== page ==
Determination of Urban Thermal Characteristics on an Urban/Rural Land Cover Gradient Using Remotely Sensed Data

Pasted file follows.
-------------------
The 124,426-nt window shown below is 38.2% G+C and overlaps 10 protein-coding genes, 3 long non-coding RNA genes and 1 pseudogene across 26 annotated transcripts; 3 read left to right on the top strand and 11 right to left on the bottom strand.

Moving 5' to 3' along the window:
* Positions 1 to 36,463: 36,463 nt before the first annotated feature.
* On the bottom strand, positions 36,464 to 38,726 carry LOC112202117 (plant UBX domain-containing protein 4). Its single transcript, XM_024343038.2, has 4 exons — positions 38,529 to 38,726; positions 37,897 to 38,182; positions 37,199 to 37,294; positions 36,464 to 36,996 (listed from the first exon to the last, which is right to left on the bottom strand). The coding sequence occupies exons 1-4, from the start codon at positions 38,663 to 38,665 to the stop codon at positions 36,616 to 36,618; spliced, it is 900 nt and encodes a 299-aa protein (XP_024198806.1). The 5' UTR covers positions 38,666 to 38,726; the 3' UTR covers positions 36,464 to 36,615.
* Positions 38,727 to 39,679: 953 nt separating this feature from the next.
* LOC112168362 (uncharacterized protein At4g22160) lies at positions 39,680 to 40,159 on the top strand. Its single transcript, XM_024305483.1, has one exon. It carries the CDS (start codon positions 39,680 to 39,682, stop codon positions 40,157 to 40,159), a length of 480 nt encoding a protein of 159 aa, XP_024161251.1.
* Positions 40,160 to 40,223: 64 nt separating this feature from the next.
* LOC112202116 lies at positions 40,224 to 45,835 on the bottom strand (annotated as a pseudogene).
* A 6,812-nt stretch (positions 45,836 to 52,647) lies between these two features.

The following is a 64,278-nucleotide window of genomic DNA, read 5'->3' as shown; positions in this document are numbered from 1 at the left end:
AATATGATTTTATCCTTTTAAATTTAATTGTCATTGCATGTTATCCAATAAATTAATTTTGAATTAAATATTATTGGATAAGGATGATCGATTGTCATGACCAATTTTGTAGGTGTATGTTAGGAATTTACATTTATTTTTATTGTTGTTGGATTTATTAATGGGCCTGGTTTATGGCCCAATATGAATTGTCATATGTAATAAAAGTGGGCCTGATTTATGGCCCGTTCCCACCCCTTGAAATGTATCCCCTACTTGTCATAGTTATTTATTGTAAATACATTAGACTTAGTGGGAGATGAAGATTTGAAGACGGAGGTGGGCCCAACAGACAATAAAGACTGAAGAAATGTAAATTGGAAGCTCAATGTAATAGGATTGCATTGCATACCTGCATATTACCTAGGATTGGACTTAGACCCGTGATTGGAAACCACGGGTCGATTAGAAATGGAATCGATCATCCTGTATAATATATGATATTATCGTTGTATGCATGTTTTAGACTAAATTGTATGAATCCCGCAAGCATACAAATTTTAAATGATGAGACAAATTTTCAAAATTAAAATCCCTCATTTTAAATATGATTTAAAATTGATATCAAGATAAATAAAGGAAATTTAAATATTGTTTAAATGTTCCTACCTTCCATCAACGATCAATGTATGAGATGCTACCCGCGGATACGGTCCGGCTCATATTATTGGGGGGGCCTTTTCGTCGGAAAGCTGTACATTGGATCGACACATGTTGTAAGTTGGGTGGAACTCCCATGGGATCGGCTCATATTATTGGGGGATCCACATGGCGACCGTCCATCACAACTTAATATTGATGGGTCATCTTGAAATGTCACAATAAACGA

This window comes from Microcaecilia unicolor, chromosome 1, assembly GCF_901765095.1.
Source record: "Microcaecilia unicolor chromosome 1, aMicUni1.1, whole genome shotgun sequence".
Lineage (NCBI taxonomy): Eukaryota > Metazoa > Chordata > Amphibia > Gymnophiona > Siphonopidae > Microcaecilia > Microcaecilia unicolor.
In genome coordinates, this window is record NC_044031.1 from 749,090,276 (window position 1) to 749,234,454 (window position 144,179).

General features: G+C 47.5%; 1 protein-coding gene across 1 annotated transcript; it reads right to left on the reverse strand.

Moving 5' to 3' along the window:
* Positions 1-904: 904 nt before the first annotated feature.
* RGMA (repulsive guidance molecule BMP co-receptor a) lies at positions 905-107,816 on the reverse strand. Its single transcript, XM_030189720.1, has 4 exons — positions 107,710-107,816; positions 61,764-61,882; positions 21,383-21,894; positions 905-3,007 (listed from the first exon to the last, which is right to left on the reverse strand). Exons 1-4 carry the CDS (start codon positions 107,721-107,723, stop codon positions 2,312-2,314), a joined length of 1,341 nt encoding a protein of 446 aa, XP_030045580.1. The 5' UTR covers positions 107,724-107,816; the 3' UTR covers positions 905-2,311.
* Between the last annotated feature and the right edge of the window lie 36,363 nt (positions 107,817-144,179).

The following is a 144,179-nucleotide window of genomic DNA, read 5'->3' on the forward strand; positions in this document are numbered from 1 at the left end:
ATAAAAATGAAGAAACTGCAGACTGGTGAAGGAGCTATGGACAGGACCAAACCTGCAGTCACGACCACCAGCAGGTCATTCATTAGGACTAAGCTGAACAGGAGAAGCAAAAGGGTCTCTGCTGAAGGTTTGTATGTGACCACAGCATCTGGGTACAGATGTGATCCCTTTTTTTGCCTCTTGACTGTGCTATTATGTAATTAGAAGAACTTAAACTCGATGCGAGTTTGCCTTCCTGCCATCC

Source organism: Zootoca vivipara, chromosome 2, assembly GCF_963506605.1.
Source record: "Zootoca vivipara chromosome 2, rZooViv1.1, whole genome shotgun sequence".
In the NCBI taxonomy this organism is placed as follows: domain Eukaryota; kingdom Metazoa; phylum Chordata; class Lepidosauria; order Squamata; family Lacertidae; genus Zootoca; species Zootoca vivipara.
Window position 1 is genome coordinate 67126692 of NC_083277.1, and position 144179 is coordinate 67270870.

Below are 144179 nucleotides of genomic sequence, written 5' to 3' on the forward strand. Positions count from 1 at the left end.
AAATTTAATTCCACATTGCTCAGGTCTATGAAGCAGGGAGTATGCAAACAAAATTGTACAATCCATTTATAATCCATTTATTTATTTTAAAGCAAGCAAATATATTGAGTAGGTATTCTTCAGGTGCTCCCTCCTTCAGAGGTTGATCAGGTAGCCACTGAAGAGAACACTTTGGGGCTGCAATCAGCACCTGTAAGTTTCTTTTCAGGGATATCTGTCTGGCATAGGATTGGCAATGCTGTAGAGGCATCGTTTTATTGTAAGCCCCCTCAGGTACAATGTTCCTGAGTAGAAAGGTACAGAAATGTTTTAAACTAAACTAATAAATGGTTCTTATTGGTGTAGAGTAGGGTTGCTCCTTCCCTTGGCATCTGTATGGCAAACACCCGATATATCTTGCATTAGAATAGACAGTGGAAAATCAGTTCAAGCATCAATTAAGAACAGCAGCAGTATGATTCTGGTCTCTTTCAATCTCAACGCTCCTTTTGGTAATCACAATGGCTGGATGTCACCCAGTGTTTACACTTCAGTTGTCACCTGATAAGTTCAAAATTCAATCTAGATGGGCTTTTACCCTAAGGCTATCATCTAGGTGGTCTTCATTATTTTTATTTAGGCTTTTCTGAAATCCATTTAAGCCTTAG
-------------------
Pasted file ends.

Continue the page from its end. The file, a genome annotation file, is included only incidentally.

AbstractThe transformation from natural to impervious surfaces in an urbanization process and the urban heat island (UHI) phenomenon is known to significantly compromise urban environmental quality and has been linked to climate change and associated impacts. Whereas the existence of UHI is common knowledge, the implication of urban land use land cover (LULC) gradient on intra-urban thermal characteristics is often poorly understood. A recent proliferation of remotely sensed datasets offer great potential in understanding the relationship between urban LULCs and their respective thermal characteristics, a critical basis for urban environmental management and designing climate change mitigation measures. This study explores the potential of multispectral remotely sensed dataset in determining the influence of rural/urban LULC gradient on urban thermal characteristics. A rectangular eleven band Landsat 8 image subset was delineated from the central business district to the rural periphery and classified into most dominant LULCs and a corresponding Landsat 8 thermal layer used to determine the LULCs thermal characteristics. Digitized point data was used to determine differences in land surface temperature (LST) over gradient's LULC types. Results showed that there was varied contribution of LULCs to the LST. As expected, the density of built up surfaces and LST decreased towards the city’s periphery while a decline in vegetation density from the periphery led to an increase in LST. These results provide valuable insights into the value of remotely sensed datasets in understanding the implication of intra-urban LULC gradient on LST characteristics. Specifically, the study demonstrates the value of remotely sensed data as aids to sustainable urban environmental planning.
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